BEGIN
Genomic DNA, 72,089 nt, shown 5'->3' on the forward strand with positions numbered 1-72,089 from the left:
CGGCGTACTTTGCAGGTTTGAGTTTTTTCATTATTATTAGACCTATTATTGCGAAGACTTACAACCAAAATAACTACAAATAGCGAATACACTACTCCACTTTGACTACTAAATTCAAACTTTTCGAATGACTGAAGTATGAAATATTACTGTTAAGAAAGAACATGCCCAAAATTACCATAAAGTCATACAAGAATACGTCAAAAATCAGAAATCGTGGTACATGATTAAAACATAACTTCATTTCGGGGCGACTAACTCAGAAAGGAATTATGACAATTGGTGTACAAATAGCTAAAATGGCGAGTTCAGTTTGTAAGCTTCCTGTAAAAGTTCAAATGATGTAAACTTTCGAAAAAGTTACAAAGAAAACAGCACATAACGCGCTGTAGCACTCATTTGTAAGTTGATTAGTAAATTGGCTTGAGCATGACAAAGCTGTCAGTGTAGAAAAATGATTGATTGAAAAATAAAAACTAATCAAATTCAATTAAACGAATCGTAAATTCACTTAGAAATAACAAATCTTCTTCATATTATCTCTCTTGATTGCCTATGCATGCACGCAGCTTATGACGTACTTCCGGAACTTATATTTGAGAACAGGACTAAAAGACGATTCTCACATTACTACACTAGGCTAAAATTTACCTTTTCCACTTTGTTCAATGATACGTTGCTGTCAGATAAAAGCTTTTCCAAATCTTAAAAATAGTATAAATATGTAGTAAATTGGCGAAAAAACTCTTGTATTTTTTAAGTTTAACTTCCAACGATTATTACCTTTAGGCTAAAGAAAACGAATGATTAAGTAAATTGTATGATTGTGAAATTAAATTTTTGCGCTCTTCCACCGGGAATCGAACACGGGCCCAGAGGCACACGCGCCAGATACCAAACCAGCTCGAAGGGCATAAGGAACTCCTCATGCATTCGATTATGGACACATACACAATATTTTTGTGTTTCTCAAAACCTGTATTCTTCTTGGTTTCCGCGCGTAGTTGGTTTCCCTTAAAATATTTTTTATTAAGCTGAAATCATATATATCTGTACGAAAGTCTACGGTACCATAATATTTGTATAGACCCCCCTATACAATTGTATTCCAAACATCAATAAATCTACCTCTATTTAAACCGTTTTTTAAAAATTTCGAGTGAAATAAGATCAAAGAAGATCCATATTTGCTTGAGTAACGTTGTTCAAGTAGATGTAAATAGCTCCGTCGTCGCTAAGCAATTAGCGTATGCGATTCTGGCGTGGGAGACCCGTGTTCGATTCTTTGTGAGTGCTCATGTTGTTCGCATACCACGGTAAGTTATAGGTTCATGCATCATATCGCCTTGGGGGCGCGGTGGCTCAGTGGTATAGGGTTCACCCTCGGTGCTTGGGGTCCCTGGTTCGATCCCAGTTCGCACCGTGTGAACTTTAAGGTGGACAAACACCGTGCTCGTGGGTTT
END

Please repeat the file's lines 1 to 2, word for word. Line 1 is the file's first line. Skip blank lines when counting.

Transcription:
Genomic DNA, 72,089 nt, shown 5'->3' on the forward strand with positions numbered 1-72,089 from the left:
CGGCGTACTTTGCAGGTTTGAGTTTTTTCATTATTATTAGACCTATTATTGCGAAGACTTACAACCAAAATAACTACAAATAGCGAATACACTACTCCACTTTGACTACTAAATTCAAACTTTTCGAATGACTGAAGTATGAAATATTACTGTTAAGAAAGAACATGCCCAAAATTACCATAAAGTCATACAAGAATACGTCAAAAATCAGAAATCGTGGTACATGATTAAAACATAACTTCATTTCGGGGCGACTAACTCAGAAAGGAATTATGACAATTGGTGTACAAATAGCTAAAATGGCGAGTTCAGTTTGTAAGCTTCCTGTAAAAGTTCAAATGATGTAAACTTTCGAAAAAGTTACAAAGAAAACAGCACATAACGCGCTGTAGCACTCATTTGTAAGTTGATTAGTAAATTGGCTTGAGCATGACAAAGCTGTCAGTGTAGAAAAATGATTGATTGAAAAATAAAAACTAATCAAATTCAATTAAACGAATCGTAAATTCACTTAGAAATAACAAATCTTCTTCATATTATCTCTCTTGATTGCCTATGCATGCACGCAGCTTATGACGTACTTCCGGAACTTATATTTGAGAACAGGACTAAAAGACGATTCTCACATTACTACACTAGGCTAAAATTTACCTTTTCCACTTTGTTCAATGATACGTTGCTGTCAGATAAAAGCTTTTCCAAATCTTAAAAATAGTATAAATATGTAGTAAATTGGCGAAAAAACTCTTGTATTTTTTAAGTTTAACTTCCAACGATTATTACCTTTAGGCTAAAGAAAACGAATGATTAAGTAAATTGTATGATTGTGAAATTAAATTTTTGCGCTCTTCCACCGGGAATCGAACACGGGCCCAGAGGCACACGCGCCAGATACCAAACCAGCTCGAAGGGCATAAGGAACTCCTCATGCATTCGATTATGGACACATACACAATATTTTTGTGTTTCTCAAAACCTGTATTCTTCTTGGTTTCCGCGCGTAGTTGGTTTCCCTTAAAATATTTTTTATTAAGCTGAAATCATATATATCTGTACGAAAGTCTACGGTACCATAATATTTGTATAGACCCCCCTATACAATTGTATTCCAAACATCAATAAATCTACCTCTATTTAAACCGTTTTTTAAAAATTTCGAGTGAAATAAGATCAAAGAAGATCCATATTTGCTTGAGTAACGTTGTTCAAGTAGATGTAAATAGCTCCGTCGTCGCTAAGCAATTAGCGTATGCGATTCTGGCGTGGGAGACCCGTGTTCGATTCTTTGTGAGTGCTCATGTTGTTCGCATACCACGGTAAGTTATAGGTTCATGCATCATATCGCCTTGGGGGCGCGGTGGCTCAGTGGTATAGGGTTCACCCTCGGTGCTTGGGGTCCCTGGTTCGATCCCAGTTCGCACCGTGTGAACTTTAAGGTGGACAAACACCGTGCTCGTGGGTTT